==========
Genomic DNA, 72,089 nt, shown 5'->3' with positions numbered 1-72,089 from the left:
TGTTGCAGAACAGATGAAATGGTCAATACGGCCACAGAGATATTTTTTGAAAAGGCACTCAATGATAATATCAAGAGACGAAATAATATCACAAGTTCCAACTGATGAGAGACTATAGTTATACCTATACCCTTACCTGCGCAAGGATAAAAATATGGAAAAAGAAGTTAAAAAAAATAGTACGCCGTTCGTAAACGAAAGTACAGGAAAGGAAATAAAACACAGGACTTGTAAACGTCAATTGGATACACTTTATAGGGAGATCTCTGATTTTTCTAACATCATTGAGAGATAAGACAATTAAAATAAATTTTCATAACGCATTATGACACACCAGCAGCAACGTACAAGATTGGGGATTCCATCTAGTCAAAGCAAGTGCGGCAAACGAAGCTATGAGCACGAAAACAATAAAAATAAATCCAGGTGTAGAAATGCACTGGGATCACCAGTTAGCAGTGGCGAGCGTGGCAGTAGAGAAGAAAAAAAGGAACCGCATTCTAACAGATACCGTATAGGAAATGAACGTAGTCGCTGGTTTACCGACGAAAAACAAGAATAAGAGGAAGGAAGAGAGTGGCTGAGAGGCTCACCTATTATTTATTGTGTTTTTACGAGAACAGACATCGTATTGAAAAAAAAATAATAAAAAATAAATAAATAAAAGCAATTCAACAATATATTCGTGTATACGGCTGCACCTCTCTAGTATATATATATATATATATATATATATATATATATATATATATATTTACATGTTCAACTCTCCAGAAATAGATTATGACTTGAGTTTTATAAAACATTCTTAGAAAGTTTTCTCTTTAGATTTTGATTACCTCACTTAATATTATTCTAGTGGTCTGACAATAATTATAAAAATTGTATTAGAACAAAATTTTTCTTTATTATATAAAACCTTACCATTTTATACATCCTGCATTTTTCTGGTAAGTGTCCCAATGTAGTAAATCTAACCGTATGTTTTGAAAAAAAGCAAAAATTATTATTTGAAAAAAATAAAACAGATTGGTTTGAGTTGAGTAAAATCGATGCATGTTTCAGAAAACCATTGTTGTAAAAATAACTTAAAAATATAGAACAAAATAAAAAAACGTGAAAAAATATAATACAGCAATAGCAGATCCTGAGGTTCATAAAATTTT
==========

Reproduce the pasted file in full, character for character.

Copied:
Genomic DNA, 72,089 nt, shown 5'->3' with positions numbered 1-72,089 from the left:
TGTTGCAGAACAGATGAAATGGTCAATACGGCCACAGAGATATTTTTTGAAAAGGCACTCAATGATAATATCAAGAGACGAAATAATATCACAAGTTCCAACTGATGAGAGACTATAGTTATACCTATACCCTTACCTGCGCAAGGATAAAAATATGGAAAAAGAAGTTAAAAAAAATAGTACGCCGTTCGTAAACGAAAGTACAGGAAAGGAAATAAAACACAGGACTTGTAAACGTCAATTGGATACACTTTATAGGGAGATCTCTGATTTTTCTAACATCATTGAGAGATAAGACAATTAAAATAAATTTTCATAACGCATTATGACACACCAGCAGCAACGTACAAGATTGGGGATTCCATCTAGTCAAAGCAAGTGCGGCAAACGAAGCTATGAGCACGAAAACAATAAAAATAAATCCAGGTGTAGAAATGCACTGGGATCACCAGTTAGCAGTGGCGAGCGTGGCAGTAGAGAAGAAAAAAAGGAACCGCATTCTAACAGATACCGTATAGGAAATGAACGTAGTCGCTGGTTTACCGACGAAAAACAAGAATAAGAGGAAGGAAGAGAGTGGCTGAGAGGCTCACCTATTATTTATTGTGTTTTTACGAGAACAGACATCGTATTGAAAAAAAAATAATAAAAAATAAATAAATAAAAGCAATTCAACAATATATTCGTGTATACGGCTGCACCTCTCTAGTATATATATATATATATATATATATATATATATATATATATATATTTACATGTTCAACTCTCCAGAAATAGATTATGACTTGAGTTTTATAAAACATTCTTAGAAAGTTTTCTCTTTAGATTTTGATTACCTCACTTAATATTATTCTAGTGGTCTGACAATAATTATAAAAATTGTATTAGAACAAAATTTTTCTTTATTATATAAAACCTTACCATTTTATACATCCTGCATTTTTCTGGTAAGTGTCCCAATGTAGTAAATCTAACCGTATGTTTTGAAAAAAAGCAAAAATTATTATTTGAAAAAAATAAAACAGATTGGTTTGAGTTGAGTAAAATCGATGCATGTTTCAGAAAACCATTGTTGTAAAAATAACTTAAAAATATAGAACAAAATAAAAAAACGTGAAAAAATATAATACAGCAATAGCAGATCCTGAGGTTCATAAAATTTT